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False apostles are people who masquerade as Christian leaders, get other people to follow them, and then lead them astray. A true apostle is one who is “sent” by God as an ambassador of Jesus Christ with a divine message. A false apostle is a pretender who does not truly represent Christ and whose message is false.
In 2 Corinthians 11, the apostle Paul addresses the problem of false apostles invading the Corinthian church. He describes the false apostles as “those who want an opportunity to be considered equal with us in the things they boast about” (verse 12). The book of 2 Corinthians is one of Paul’s more “sarcastic” letters, as he contends with the church to recognize the error that had crept into their midst. He contrasts his selfless service with that of the “super-apostles” (verse 5) who were seducing the church with their smooth speech and apparent wisdom. These impostors were pretending to be true servants of Christ, but they did not know the Lord. They were deceivers, preying on gullible Christians in Corinth to profit themselves and boost their ego. Paul chides the church that they “even put up with anyone who enslaves you or exploits you or takes advantage of you or puts on airs or slaps you in the face” (verse 20). He even compares these impostors to Satan himself, who also “masquerades as an angel of light” (verse 14).
Paul warned the Ephesian elders about false apostles as well: “I know that after I leave, savage wolves will come in among you and will not spare the flock. Even from your own number men will arise and distort the truth in order to draw away disciples after them” (Acts 20:29). They must have heeded his words, because in Revelation 2:2, Jesus commends the church at Ephesus for spotting the false apostles in their midst and rejecting them.
False teachers and false apostles have been plentiful throughout the history of the church. They still infiltrate unsuspecting churches and have even led whole denominations into heresy and apostasy (see 1 Timothy 4:1–4). Scripture gives us clear warning if we will pay attention. First John 4:1 says, “Beloved, do not believe every spirit, but test the spirits to see whether they are from God, for many false prophets have gone out into the world.”
The following are some ways we can identify false apostles:
1. False apostles deny any or all truths about the identity and deity of Jesus Christ. In 1 John 4:3–4, John warns his readers against Gnostic teaching; the test, he says, is Christological: “By this you know the Spirit of God: every spirit that confesses that Jesus Christ has come in the flesh is from God, and every spirit that does not confess Jesus is not from God.” There are many ways a spirit may deny that Jesus is the Christ. From demonic cults to denominations that have veered away from the gospel, evil spirits are always behind the slander of Jesus. Any teacher who attempts to take away from or add to Jesus’ finished work on the cross for our salvation is a false prophet (John 19:30; Acts 4:12).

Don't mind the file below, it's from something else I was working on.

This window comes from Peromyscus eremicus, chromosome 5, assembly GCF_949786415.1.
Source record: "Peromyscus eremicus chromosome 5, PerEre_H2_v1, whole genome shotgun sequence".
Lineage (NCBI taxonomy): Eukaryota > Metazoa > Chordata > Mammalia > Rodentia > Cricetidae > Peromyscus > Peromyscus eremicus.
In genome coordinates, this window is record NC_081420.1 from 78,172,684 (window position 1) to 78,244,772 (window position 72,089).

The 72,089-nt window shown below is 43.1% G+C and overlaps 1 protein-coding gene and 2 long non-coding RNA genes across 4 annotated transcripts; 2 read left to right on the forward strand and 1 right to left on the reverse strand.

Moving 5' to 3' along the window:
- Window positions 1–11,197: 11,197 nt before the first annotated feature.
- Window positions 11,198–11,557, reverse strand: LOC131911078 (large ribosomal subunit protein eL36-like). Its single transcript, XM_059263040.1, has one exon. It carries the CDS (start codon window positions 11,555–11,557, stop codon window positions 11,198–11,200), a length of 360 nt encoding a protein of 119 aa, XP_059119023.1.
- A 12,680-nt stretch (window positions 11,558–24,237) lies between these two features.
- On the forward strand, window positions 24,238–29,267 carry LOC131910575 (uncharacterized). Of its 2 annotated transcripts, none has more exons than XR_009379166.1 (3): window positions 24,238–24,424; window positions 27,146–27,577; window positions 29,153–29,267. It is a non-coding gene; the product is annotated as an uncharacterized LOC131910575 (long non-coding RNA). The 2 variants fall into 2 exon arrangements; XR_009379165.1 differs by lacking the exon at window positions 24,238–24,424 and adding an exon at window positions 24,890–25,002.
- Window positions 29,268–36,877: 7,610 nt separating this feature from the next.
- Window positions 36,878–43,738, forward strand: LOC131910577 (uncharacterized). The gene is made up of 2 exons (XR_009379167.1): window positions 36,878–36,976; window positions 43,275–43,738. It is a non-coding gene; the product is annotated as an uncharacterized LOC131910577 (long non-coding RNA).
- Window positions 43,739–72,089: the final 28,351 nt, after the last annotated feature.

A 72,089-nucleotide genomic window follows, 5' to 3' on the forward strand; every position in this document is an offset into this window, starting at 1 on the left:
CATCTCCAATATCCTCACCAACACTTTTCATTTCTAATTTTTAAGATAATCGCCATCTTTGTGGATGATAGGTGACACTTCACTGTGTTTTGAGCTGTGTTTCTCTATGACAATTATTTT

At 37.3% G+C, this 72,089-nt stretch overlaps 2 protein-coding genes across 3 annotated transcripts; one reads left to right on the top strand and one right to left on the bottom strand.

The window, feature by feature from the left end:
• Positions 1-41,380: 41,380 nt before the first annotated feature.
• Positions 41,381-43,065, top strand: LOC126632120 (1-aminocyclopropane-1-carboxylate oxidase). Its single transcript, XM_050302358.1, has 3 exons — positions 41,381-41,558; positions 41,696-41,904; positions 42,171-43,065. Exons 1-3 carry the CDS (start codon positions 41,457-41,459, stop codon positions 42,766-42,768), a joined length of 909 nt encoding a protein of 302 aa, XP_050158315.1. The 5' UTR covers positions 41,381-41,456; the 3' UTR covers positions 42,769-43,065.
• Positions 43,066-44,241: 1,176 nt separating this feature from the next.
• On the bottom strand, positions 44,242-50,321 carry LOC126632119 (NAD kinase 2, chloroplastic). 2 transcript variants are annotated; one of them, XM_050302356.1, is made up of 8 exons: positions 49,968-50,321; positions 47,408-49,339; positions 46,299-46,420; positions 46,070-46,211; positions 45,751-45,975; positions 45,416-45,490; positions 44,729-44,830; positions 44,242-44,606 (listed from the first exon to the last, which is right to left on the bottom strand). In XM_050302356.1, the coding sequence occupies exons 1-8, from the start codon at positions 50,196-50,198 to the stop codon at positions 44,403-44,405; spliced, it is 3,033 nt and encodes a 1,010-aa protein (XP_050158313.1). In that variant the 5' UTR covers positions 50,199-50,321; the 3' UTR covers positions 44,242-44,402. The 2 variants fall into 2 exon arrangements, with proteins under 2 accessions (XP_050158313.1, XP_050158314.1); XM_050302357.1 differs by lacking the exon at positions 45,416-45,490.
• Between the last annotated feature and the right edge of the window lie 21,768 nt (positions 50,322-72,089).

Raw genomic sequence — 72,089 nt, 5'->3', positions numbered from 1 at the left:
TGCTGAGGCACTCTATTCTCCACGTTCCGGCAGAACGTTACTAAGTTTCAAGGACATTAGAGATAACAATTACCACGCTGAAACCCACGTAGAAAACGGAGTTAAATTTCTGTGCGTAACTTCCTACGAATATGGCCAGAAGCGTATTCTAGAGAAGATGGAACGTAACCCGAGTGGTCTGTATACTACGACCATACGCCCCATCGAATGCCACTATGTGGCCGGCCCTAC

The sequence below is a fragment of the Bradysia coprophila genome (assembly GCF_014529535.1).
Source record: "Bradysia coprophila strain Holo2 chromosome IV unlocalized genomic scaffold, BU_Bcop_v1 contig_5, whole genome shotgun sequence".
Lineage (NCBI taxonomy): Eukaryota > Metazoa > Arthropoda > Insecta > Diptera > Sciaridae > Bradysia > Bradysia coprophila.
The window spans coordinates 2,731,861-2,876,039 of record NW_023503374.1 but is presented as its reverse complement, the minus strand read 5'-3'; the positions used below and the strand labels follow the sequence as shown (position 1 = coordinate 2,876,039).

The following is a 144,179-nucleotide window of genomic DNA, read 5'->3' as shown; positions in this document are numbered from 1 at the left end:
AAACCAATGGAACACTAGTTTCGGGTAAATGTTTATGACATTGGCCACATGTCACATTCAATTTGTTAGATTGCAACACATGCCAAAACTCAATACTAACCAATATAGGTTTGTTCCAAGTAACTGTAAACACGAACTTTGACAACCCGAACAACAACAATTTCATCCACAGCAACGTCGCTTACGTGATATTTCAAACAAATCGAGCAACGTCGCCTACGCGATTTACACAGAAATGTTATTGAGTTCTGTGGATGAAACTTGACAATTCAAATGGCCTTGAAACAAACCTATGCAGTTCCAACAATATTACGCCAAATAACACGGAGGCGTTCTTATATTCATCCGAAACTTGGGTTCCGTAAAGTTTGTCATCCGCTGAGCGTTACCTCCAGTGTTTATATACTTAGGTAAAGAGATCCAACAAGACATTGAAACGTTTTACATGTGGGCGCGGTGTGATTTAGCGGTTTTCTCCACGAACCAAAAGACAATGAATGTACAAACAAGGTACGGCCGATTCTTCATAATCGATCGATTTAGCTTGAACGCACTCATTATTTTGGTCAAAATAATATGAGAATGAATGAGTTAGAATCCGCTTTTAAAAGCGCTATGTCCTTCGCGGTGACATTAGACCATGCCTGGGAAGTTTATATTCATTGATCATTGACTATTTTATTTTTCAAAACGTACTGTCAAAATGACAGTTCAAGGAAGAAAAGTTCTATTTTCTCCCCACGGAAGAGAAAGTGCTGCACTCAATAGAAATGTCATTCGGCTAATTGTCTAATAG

2. False apostles are motivated by their greed, lust, or power. Second Timothy 3:1–8 describes such teachers in more detail: “But mark this: There will be terrible times in the last days. People will be lovers of themselves, lovers of money, boastful, proud, abusive, disobedient to their parents, ungrateful, unholy, without love, unforgiving, slanderous, without self-control, brutal, not lovers of the good, treacherous, rash, conceited, lovers of pleasure rather than lovers of God—having a form of godliness but denying its power. Have nothing to do with such people.
“They are the kind who worm their way into homes and gain control over gullible women, who are loaded down with sins and are swayed by all kinds of evil desires, always learning but never able to come to a knowledge of the truth. Just as Jannes and Jambres opposed Moses, so also these teachers oppose the truth. They are men of depraved minds, who, as far as the faith is concerned, are rejected.” Jesus said that an identifying mark of a false apostle/prophet is sinful behavior: “By their fruit you will recognize them” (Matthew 7:16, 20; cf. Jude 1:4).
3. False apostles distort or deny the Bible as God’s infallible, inspired Word (2 Timothy 3:16). In Galatians 1:8–9 Paul counters legalism with these strong words: “But though we, or an angel from heaven, preach any other gospel unto you than that which we have preached unto you, let him be accursed. As we said before, so say I now again, If any man preach any other gospel unto you than that ye have received, let him be accursed.” The inspired writings of the apostles are part of the Word of God, and no one has a right to change their message.
4. False apostles refuse to make themselves subject to spiritual authorities, but consider themselves the final authority (Hebrews 13:7; 2 Corinthians 10:12). They will often adopt lofty-sounding titles for themselves, such as “Bishop,” “Apostle,” “Reverend,” or “Father.” This does not mean that every person carrying such titles is a false prophet, only that evil impostors love lofty titles and will self-title to gain a hearing.
False apostles can arise anywhere the Word of God does not reign supreme. From organized churches to home Bible studies, we must always be on guard against “new teachings” or “revelations” that are not subject to the “whole counsel of God” (Acts 20:27).
What are false apostles?
Basic Theology by Charles Ryrie
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